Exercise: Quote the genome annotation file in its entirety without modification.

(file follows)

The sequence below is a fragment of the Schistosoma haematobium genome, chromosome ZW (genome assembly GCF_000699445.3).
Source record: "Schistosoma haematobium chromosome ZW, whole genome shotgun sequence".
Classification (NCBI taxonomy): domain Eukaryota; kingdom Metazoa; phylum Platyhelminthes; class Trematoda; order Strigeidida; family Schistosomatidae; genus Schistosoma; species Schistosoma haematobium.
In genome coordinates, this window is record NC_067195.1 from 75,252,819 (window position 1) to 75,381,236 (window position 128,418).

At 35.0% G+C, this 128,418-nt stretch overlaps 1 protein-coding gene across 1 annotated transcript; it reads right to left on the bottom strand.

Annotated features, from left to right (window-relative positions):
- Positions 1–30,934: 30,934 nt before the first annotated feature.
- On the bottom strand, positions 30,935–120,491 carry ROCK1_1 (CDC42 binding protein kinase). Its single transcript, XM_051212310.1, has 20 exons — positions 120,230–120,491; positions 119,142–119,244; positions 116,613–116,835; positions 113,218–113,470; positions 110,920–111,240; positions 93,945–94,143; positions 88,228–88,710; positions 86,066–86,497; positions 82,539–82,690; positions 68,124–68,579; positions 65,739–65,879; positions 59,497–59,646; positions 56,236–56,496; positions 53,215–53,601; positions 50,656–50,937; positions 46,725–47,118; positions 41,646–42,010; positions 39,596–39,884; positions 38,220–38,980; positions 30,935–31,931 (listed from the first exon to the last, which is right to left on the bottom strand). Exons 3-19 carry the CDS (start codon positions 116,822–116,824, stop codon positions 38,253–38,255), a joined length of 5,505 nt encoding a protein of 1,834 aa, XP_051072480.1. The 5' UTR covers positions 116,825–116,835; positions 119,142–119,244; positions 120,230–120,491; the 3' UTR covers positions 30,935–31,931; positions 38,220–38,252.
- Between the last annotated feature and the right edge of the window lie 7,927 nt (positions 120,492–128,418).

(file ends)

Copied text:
The sequence below is a fragment of the Schistosoma haematobium genome, chromosome ZW (genome assembly GCF_000699445.3).
Source record: "Schistosoma haematobium chromosome ZW, whole genome shotgun sequence".
Classification (NCBI taxonomy): domain Eukaryota; kingdom Metazoa; phylum Platyhelminthes; class Trematoda; order Strigeidida; family Schistosomatidae; genus Schistosoma; species Schistosoma haematobium.
In genome coordinates, this window is record NC_067195.1 from 75,252,819 (window position 1) to 75,381,236 (window position 128,418).

At 35.0% G+C, this 128,418-nt stretch overlaps 1 protein-coding gene across 1 annotated transcript; it reads right to left on the bottom strand.

Annotated features, from left to right (window-relative positions):
- Positions 1–30,934: 30,934 nt before the first annotated feature.
- On the bottom strand, positions 30,935–120,491 carry ROCK1_1 (CDC42 binding protein kinase). Its single transcript, XM_051212310.1, has 20 exons — positions 120,230–120,491; positions 119,142–119,244; positions 116,613–116,835; positions 113,218–113,470; positions 110,920–111,240; positions 93,945–94,143; positions 88,228–88,710; positions 86,066–86,497; positions 82,539–82,690; positions 68,124–68,579; positions 65,739–65,879; positions 59,497–59,646; positions 56,236–56,496; positions 53,215–53,601; positions 50,656–50,937; positions 46,725–47,118; positions 41,646–42,010; positions 39,596–39,884; positions 38,220–38,980; positions 30,935–31,931 (listed from the first exon to the last, which is right to left on the bottom strand). Exons 3-19 carry the CDS (start codon positions 116,822–116,824, stop codon positions 38,253–38,255), a joined length of 5,505 nt encoding a protein of 1,834 aa, XP_051072480.1. The 5' UTR covers positions 116,825–116,835; positions 119,142–119,244; positions 120,230–120,491; the 3' UTR covers positions 30,935–31,931; positions 38,220–38,252.
- Between the last annotated feature and the right edge of the window lie 7,927 nt (positions 120,492–128,418).